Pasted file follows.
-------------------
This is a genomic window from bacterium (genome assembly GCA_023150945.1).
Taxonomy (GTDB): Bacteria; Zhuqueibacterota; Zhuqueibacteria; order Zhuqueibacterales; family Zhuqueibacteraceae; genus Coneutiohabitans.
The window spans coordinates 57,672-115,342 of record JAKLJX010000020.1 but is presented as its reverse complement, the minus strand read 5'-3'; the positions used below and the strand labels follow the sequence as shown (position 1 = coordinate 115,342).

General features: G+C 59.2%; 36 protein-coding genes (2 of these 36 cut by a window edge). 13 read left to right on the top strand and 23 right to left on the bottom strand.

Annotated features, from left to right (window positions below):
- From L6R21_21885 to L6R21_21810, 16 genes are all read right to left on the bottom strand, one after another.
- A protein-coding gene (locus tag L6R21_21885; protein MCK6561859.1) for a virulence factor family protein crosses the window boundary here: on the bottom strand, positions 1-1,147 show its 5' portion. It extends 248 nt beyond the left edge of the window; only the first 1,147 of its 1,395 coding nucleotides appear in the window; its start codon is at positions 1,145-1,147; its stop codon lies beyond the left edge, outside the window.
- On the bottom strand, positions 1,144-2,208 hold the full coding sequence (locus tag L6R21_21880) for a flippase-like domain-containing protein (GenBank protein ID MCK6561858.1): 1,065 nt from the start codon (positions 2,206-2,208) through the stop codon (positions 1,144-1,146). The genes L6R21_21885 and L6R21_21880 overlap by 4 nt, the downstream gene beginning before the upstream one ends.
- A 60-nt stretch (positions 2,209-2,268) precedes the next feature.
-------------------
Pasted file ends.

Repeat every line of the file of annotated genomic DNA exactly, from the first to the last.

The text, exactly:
This is a genomic window from bacterium (genome assembly GCA_023150945.1).
Taxonomy (GTDB): Bacteria; Zhuqueibacterota; Zhuqueibacteria; order Zhuqueibacterales; family Zhuqueibacteraceae; genus Coneutiohabitans.
The window spans coordinates 57,672-115,342 of record JAKLJX010000020.1 but is presented as its reverse complement, the minus strand read 5'-3'; the positions used below and the strand labels follow the sequence as shown (position 1 = coordinate 115,342).

General features: G+C 59.2%; 36 protein-coding genes (2 of these 36 cut by a window edge). 13 read left to right on the top strand and 23 right to left on the bottom strand.

Annotated features, from left to right (window positions below):
- From L6R21_21885 to L6R21_21810, 16 genes are all read right to left on the bottom strand, one after another.
- A protein-coding gene (locus tag L6R21_21885; protein MCK6561859.1) for a virulence factor family protein crosses the window boundary here: on the bottom strand, positions 1-1,147 show its 5' portion. It extends 248 nt beyond the left edge of the window; only the first 1,147 of its 1,395 coding nucleotides appear in the window; its start codon is at positions 1,145-1,147; its stop codon lies beyond the left edge, outside the window.
- On the bottom strand, positions 1,144-2,208 hold the full coding sequence (locus tag L6R21_21880) for a flippase-like domain-containing protein (GenBank protein ID MCK6561858.1): 1,065 nt from the start codon (positions 2,206-2,208) through the stop codon (positions 1,144-1,146). The genes L6R21_21885 and L6R21_21880 overlap by 4 nt, the downstream gene beginning before the upstream one ends.
- A 60-nt stretch (positions 2,209-2,268) precedes the next feature.